In turn, the Turkish Foreign Ministry noted in a statement that “Turkey continues to stand by Azerbaijan to the best of its ability in the fight that concerns the protection of its territorial integrity.”
Shortly after the start of the fighting on July 16, Azerbaijani Deputy Defense Minister and Air Force Commander, Ramiz Takhirov, accompanied by a delegation, hastily visited Ankara where he met with the Turkish Defense Minister, the Chief of the General Staff and Army commanders.
Meeting of the Minister of Defense of Turkey, Hulusi Akar, with the Deputy Minister of Defense of Azerbaijan, Ramiz Takhirov.
It is true that the details of the meeting were not made public but it is easy to guess that the main topic of discussion there would be issues of bilateral military cooperation.
After the meeting, the Turkish Defense Minister, Hulusi Akar, condemned Armenia’s actions, adding in a statement containing threatening overtones that the latter will pay an “appropriate price.” He also noted that the Republic of Turkey and its armed forces will do everything necessary in the current situation.
On July 16, the leaders of the factions of the political parties represented in the Turkish Parliament made a joint statement in support of Azerbaijan. The statement, joined by Turkey’s left-wing and right-wing opposition parties (except the pro-Kurdish People’s Democratic Party), condemned Armenia’s policies, stressed support for Azerbaijan’s territorial integrity and underlined the necessity of establishing lasting peace in the South Caucasus.
Naturally, Ankara’s position was unequivocally endorsed by Baku while Yerevan strongly condemned Turkey’s unconditional support for Azerbaijan.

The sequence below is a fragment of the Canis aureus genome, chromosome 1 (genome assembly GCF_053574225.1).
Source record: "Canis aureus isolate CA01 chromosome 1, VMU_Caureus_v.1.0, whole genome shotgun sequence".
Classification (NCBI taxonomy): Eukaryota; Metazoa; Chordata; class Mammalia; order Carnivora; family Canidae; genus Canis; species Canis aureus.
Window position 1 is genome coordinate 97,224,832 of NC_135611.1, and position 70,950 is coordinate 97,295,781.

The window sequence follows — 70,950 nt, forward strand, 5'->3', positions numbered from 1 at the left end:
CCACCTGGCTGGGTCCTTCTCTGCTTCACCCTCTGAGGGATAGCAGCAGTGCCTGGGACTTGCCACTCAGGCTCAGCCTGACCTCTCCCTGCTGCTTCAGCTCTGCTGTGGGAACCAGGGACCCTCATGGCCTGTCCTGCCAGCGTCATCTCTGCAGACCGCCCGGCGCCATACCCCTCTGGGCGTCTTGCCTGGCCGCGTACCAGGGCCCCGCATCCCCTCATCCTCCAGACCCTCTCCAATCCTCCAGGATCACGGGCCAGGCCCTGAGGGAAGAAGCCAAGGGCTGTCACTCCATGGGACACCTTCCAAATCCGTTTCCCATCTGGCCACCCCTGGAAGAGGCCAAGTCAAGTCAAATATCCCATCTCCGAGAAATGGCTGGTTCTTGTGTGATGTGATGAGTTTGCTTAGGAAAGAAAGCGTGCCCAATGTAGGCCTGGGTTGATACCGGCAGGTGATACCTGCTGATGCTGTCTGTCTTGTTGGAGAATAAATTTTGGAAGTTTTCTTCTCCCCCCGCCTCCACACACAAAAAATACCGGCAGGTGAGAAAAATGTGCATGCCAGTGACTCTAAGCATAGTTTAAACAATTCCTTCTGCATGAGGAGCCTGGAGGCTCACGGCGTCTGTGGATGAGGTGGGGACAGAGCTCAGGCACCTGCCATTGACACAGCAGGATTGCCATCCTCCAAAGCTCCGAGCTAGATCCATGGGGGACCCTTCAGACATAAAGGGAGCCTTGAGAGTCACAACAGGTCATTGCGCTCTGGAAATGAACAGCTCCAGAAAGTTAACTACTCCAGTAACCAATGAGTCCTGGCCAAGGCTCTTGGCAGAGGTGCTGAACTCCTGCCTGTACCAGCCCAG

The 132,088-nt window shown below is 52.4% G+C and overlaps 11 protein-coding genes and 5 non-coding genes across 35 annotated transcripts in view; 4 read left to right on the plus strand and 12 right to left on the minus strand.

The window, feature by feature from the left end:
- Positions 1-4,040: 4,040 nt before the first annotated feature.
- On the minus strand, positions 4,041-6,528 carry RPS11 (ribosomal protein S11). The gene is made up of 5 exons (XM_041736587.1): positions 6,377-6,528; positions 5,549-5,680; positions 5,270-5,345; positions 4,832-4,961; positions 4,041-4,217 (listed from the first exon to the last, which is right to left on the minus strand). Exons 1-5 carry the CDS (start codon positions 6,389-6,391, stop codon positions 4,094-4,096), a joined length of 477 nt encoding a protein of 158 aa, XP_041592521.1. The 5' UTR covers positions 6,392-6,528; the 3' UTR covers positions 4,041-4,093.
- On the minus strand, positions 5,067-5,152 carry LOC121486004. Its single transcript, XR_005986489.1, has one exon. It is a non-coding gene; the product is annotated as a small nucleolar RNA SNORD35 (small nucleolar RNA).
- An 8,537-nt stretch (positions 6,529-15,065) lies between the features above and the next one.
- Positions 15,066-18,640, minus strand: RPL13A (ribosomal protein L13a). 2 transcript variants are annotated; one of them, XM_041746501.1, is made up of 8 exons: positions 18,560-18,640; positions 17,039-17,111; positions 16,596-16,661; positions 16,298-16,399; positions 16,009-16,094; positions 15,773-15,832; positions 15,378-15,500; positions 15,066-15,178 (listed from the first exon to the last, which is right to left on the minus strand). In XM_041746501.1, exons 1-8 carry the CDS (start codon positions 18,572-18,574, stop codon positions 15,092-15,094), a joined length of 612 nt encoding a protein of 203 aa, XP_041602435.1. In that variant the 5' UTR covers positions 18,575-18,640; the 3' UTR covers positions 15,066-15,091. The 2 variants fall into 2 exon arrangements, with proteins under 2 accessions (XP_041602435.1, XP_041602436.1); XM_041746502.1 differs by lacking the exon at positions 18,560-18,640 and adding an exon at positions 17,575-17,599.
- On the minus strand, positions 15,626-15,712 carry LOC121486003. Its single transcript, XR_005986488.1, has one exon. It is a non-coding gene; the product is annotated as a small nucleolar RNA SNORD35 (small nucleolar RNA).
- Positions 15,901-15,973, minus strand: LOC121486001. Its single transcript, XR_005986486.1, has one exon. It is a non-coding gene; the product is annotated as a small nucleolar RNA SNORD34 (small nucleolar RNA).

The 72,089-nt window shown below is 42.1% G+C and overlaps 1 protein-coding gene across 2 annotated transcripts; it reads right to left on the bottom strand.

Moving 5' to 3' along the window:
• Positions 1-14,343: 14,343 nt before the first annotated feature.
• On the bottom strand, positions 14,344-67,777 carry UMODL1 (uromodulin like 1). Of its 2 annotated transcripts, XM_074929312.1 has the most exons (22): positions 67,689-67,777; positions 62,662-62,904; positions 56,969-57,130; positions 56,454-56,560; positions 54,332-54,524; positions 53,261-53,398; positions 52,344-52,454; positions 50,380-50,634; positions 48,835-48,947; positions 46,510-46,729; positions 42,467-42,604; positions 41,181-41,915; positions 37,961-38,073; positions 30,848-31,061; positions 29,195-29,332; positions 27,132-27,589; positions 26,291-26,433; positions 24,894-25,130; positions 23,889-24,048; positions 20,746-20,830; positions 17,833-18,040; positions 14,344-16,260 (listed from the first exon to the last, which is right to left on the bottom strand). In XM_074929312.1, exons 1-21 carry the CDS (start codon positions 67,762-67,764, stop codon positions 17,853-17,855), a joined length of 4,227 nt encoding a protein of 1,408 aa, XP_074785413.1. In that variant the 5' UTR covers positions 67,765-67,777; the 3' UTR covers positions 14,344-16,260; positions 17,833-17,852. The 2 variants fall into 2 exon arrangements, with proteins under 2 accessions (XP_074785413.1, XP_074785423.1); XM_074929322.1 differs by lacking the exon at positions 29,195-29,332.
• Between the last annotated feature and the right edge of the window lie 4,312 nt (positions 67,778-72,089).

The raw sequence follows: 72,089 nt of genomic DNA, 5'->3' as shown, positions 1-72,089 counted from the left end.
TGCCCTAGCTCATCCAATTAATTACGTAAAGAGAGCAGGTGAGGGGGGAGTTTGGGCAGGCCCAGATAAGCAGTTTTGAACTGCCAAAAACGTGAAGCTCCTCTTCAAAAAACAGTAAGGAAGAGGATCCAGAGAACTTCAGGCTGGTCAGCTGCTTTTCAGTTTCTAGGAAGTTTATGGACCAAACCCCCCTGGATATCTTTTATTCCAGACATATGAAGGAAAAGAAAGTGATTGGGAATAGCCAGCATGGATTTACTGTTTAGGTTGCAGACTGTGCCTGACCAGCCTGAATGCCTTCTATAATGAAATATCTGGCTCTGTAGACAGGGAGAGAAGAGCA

Interestingly, the Turkish side did not comment on the possible attack by Armenia on the Mingechauri Reservoir. Azerbaijani Defense Ministry spokesman, Vagif Dargyakhly, said in a statement: “The Armenian side must not forget that the ultra-modern missile system of our armed forces has the ability to accurately hit the Metsamor nuclear power plant which would be a great tragedy for Armenia.” It should be noted that this nuclear power plant is located just 15 km from the Turkish-Armenian border and a serious humanitarian crisis could be created in the eastern provinces of Turkey if it is damaged.
The Metsamor Nuclear Power Plant located near the Turkish-Armenian border.
- Official Ankara has recently become quite active in its foreign policy (including the Caucasus). This activity does not necessarily mean a change in its positions. On the contrary, it focuses more sharply, and will continue to do so in future, on topics that are in its national interest.
- In this context, Turkey will be even more active in the Caucasus; first of all, in supporting the territorial integrity of Azerbaijan (and, consequently, Georgia).
- Turkey is likely to intensify military cooperation with Azerbaijan (this could include additional drones and air defense systems as well as providing intelligence, increasing the intensity of joint exercises, increasing assistance in the military industry and military education, etc.).
- However, this does not mean that Ankara is ready to launch a direct military confrontation in the Caucasus region against Armenia and its ally Russia. Membership of Armenia in the CSTO (Collective Security Treaty Organization), the Russian military base in Gyumri and Russian border guards on the Turkish-Armenian border remain significant deterrents for Ankara.
- Nevertheless, Ankara can offer various (including military) surprises to both Yerevan and Moscow in the Caucasus region.
- Ankara needs allies in the region. It is in this context that we should consider the statement made by Ankara in January 2020 in which Turkey once again publicly supported Georgia’s membership in NATO. Therefore, we should expect more engagement in this direction as well.